Consent is not always a defense. Under UK law, you cannot consent to assault. Judge Rant decreed during the Spanner trial that ‘bodily harm applied or received during sexual activities was lawful if the pain it caused was ‘just momentary’ or ‘so slight as to be discounted.” His judgement applies also to bodily marks such as those produced by beatings or bondage. These too, according to him, must not be of a lasting nature. In essence, Judge Rant decided that any injury, pain or mark that was more than trifling and momentary was illegal and would be considered an assault under the law. This means that while most common BDSM activities are not illegal to perform in and of themselves, more extreme acts could technically fall foul of the law – however consensual they may be.

There are very very few documented cases on the books, but involvement in BDSM is not legally protected. In theory, a person could be fired, lose custody of their children or be evicted from rented accommodation for participation in BDSM.

The amazing organisation BacklashUK campaigns for sexual freedom and believes that these laws and others like them are outdated, harmful and discriminatory. We agree. That’s why we’re supporting them with Smutathon 2017. Please donate here if you believe this work is important.

The image featured in this post was offered for use under Creative Commons Licensing.

When Consensual Sex is Punished More Harshly than Rape [or: Smutathon – the Reason Why]

[This post comes with a HUGE trigger warning for sexual violence from intimate partners. Please feel free to skip this one or step away to care for yourself if you need to. It also carries a hefty dose of vulnerability and exposure of my personal traumas. Victim-blaming or doubt-casting comments will be deleted and the commenter permanently blocked. This is a one-strike-and-you’re-out deal.]

The Rape Crisis England and Wales logo for a post about Smutathon and rapeThe Backlash UK logo for a post about Smutathon and rape

I was sexually assaulted for the first time by a classmate when I was twelve. It was “only” breast and crotch grabbing through clothing, but I was deeply troubled by and ashamed of it. It was three years before I could even begin to find words for what had happened, let alone how it had made me feel.

More than one of my early relationships were sexually violent. By the time I was fifteen, I’d been coerced into sex acts I absolutely did not consent to and was not ready for by a much older boyfriend.

At nineteen, I pushed a man away seconds before he penetrated me – penetration that I had explicitly said, repeatedly, was not on the table that night. On the second date with the same guy (yes, there was a second date) he pushed me to drink and drink and drink, before telling me he wanted me so black-out pissed that I wouldn’t remember anything in the morning. Later, our previously sweet online chats took a turn for the dark as he described his violent, graphic fantasies of raping me (fantasies, he made very clear, that were not about CNC but about Actual Genuine Rape.

A year or two later, a boyfriend threw me out of the house for not acquiescing to sex. And on and on and on it goes. Sex became about obligation, pressure, coercion and survival. I became divorced from my own body, my own pleasure. They took me years to reclaim.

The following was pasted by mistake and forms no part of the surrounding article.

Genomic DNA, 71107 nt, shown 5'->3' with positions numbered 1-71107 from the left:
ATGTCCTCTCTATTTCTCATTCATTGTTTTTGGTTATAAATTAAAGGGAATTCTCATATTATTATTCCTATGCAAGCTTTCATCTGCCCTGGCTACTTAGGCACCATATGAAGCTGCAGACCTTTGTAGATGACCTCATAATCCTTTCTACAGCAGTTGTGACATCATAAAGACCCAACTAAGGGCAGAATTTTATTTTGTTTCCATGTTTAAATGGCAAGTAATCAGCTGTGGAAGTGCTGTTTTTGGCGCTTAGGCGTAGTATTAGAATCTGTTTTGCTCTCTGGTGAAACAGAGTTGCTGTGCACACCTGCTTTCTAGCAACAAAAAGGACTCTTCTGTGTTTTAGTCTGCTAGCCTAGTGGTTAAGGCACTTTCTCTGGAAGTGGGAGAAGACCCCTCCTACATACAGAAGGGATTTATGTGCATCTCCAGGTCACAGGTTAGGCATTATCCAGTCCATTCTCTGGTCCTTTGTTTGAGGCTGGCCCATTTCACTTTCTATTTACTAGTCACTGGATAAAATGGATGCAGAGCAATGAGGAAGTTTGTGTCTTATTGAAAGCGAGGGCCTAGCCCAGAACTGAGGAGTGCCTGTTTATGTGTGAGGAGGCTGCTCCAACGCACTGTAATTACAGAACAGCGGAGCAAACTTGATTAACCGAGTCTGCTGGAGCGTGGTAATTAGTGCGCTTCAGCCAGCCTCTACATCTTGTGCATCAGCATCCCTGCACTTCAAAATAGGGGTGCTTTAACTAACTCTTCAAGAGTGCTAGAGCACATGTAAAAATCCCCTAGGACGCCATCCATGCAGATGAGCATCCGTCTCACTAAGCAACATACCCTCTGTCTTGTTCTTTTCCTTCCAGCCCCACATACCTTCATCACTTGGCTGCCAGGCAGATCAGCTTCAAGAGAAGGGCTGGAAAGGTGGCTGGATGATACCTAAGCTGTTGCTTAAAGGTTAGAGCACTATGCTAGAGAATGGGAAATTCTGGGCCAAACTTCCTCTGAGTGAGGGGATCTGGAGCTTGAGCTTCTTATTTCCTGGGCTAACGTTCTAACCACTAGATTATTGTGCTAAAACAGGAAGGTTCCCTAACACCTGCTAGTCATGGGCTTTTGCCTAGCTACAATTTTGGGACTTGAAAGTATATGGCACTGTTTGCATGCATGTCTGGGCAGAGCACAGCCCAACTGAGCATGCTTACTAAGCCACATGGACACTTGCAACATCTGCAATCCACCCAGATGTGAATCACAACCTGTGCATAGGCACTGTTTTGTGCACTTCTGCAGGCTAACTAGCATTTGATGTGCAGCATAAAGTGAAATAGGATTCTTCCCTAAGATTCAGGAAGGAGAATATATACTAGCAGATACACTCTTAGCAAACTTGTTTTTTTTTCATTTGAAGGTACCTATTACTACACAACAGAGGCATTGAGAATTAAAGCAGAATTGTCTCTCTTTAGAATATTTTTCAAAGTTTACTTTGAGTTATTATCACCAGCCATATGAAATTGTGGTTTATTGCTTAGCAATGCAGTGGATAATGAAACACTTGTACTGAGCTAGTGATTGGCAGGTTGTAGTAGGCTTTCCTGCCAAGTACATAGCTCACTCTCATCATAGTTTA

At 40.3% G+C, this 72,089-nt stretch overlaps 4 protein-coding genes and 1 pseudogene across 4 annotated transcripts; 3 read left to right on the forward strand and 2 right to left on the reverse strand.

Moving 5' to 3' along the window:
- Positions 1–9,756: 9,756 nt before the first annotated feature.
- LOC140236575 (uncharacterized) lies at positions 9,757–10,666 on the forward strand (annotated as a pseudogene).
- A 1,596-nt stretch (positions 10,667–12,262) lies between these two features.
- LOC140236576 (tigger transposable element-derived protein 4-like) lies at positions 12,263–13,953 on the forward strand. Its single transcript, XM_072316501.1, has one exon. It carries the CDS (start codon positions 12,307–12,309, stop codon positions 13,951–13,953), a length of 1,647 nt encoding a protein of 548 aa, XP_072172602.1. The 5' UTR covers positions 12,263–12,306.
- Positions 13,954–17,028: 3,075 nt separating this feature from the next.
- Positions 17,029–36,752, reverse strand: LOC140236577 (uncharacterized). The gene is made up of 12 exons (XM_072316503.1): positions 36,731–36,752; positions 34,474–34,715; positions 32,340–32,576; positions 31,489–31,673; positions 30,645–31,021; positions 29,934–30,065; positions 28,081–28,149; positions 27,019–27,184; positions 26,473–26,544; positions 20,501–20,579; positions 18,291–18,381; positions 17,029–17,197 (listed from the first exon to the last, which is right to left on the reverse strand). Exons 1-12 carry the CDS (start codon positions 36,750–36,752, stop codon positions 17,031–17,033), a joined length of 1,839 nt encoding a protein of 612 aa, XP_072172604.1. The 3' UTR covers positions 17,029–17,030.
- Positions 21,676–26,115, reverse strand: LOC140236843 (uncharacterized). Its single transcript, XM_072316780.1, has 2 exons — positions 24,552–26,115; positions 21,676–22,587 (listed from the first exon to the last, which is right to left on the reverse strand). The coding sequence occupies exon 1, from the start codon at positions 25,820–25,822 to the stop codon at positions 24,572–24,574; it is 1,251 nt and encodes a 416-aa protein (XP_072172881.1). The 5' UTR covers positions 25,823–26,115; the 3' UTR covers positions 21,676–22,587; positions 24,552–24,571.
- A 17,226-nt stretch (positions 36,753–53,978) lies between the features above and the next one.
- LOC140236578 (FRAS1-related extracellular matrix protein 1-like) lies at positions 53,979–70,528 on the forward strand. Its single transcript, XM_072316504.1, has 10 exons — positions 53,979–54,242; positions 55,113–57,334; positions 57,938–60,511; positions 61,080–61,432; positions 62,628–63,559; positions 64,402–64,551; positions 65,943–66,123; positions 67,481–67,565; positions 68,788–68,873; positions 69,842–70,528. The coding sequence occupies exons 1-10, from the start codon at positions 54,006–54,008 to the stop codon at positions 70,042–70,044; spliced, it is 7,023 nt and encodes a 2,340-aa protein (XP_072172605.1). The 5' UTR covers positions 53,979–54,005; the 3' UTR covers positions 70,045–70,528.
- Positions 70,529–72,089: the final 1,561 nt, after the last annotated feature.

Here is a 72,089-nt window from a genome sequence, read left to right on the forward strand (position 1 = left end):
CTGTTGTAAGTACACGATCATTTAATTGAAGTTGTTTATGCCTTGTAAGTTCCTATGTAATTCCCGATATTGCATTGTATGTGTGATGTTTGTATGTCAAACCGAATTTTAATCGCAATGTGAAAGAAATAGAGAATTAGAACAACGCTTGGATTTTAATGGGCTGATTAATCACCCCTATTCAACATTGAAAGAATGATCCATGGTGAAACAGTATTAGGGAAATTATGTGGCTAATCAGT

The point of all of this is to say that I didn’t understand until years later that sex under duress counts as rape or serious sexual assault, even if there was little or no physical force involved. I didn’t understand that as a minor, what happened to me at fifteen was statutory rape as well as sexual assault under coercion.

I didn’t seek any help until I finally got a counsellor, long after it was all over. I dimly understood that places like Rape Crisis existed, but I thought they were only for people who’d been raped at gunpoint or assaulted by strangers in dark alleys. “My boyfriend uses the threat of the roof over my head to make me have sex I don’t want, and my other boyfriend tried to rape me once and is weirdly obsessed with getting me drunk and telling me graphic fantasies of raping me” just didn’t seem serious enough, somehow, especially as I’d also had consensual sex with both of these men and others.

I wish I’d known then what I know now – that Rape Crisis would have listened with sympathy, love and support, given me resources to help me get out of those relationships, and told me that in no way in the world was it my fault.

That’s why #Smutathon2017 supports Rape Crisis.

In all but one case, I didn’t even report because I knew I’d be putting myself through hell for a less than 1% chance of justice. None of the men who assaulted or abused me have ever suffered consequences of any kind.

The same, alas, cannot be said for the not-insignificant number of people over the years who have been punished (legally, financially, employment-wise and more) for engaging in completely victimless fringe sexual practices with other consenting adults. From 1987’s Spanner Case (in which a group of gay men were prosecuted for participation in consensual sadomasochism) to the infamous ‘tiger porn’ debacle, to those who have been fired or had their kids taken away for participating in BDSM, sex work or pornography, sexual freedom is constantly under threat.

I cannot sit back and be okay with innocent, good people being prosecuted for consensual sex while only 0.6% of rapists ever see a day in jail.

And that is why #Smutathon2017 ALSO supports Backlash UK, an amazing organisation that defends freedom of sexual expression for consenting adults.

Please donate and support these two brilliant charities if you can. I hope none of you will ever need them – but if you do, they’ll be there for you.